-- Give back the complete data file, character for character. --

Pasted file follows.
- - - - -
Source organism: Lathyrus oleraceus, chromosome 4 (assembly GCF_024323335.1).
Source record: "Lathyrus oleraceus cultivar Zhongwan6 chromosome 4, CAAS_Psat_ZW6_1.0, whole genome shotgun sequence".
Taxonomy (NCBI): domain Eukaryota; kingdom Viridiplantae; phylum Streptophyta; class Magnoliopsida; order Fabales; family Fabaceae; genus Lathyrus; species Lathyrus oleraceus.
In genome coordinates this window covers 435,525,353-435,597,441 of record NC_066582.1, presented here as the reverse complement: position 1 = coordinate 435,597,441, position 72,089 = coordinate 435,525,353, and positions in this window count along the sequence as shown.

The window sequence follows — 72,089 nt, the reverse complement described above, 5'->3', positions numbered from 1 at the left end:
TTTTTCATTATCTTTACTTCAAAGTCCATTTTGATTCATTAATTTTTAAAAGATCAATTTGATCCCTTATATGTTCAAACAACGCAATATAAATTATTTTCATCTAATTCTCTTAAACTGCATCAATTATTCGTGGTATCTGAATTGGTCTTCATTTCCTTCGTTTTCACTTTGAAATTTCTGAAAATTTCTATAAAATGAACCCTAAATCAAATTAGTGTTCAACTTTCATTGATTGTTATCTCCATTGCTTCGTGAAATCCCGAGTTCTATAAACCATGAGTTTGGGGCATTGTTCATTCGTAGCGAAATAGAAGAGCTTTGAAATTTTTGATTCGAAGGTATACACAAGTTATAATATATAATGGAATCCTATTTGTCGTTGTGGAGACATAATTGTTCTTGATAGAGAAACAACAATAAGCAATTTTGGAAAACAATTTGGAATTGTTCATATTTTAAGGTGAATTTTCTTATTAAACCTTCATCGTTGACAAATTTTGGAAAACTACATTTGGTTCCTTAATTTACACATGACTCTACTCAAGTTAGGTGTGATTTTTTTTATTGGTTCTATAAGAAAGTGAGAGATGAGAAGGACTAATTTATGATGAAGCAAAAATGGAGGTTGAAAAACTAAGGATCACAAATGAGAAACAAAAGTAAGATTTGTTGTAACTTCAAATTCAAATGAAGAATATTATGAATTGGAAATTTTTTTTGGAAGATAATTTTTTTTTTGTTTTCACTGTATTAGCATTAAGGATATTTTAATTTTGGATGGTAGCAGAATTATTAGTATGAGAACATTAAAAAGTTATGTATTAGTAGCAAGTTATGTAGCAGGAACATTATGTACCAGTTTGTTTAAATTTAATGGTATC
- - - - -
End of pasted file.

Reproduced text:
Source organism: Lathyrus oleraceus, chromosome 4 (assembly GCF_024323335.1).
Source record: "Lathyrus oleraceus cultivar Zhongwan6 chromosome 4, CAAS_Psat_ZW6_1.0, whole genome shotgun sequence".
Taxonomy (NCBI): domain Eukaryota; kingdom Viridiplantae; phylum Streptophyta; class Magnoliopsida; order Fabales; family Fabaceae; genus Lathyrus; species Lathyrus oleraceus.
In genome coordinates this window covers 435,525,353-435,597,441 of record NC_066582.1, presented here as the reverse complement: position 1 = coordinate 435,597,441, position 72,089 = coordinate 435,525,353, and positions in this window count along the sequence as shown.

The window sequence follows — 72,089 nt, the reverse complement described above, 5'->3', positions numbered from 1 at the left end:
TTTTTCATTATCTTTACTTCAAAGTCCATTTTGATTCATTAATTTTTAAAAGATCAATTTGATCCCTTATATGTTCAAACAACGCAATATAAATTATTTTCATCTAATTCTCTTAAACTGCATCAATTATTCGTGGTATCTGAATTGGTCTTCATTTCCTTCGTTTTCACTTTGAAATTTCTGAAAATTTCTATAAAATGAACCCTAAATCAAATTAGTGTTCAACTTTCATTGATTGTTATCTCCATTGCTTCGTGAAATCCCGAGTTCTATAAACCATGAGTTTGGGGCATTGTTCATTCGTAGCGAAATAGAAGAGCTTTGAAATTTTTGATTCGAAGGTATACACAAGTTATAATATATAATGGAATCCTATTTGTCGTTGTGGAGACATAATTGTTCTTGATAGAGAAACAACAATAAGCAATTTTGGAAAACAATTTGGAATTGTTCATATTTTAAGGTGAATTTTCTTATTAAACCTTCATCGTTGACAAATTTTGGAAAACTACATTTGGTTCCTTAATTTACACATGACTCTACTCAAGTTAGGTGTGATTTTTTTTATTGGTTCTATAAGAAAGTGAGAGATGAGAAGGACTAATTTATGATGAAGCAAAAATGGAGGTTGAAAAACTAAGGATCACAAATGAGAAACAAAAGTAAGATTTGTTGTAACTTCAAATTCAAATGAAGAATATTATGAATTGGAAATTTTTTTTGGAAGATAATTTTTTTTTTGTTTTCACTGTATTAGCATTAAGGATATTTTAATTTTGGATGGTAGCAGAATTATTAGTATGAGAACATTAAAAAGTTATGTATTAGTAGCAAGTTATGTAGCAGGAACATTATGTACCAGTTTGTTTAAATTTAATGGTATC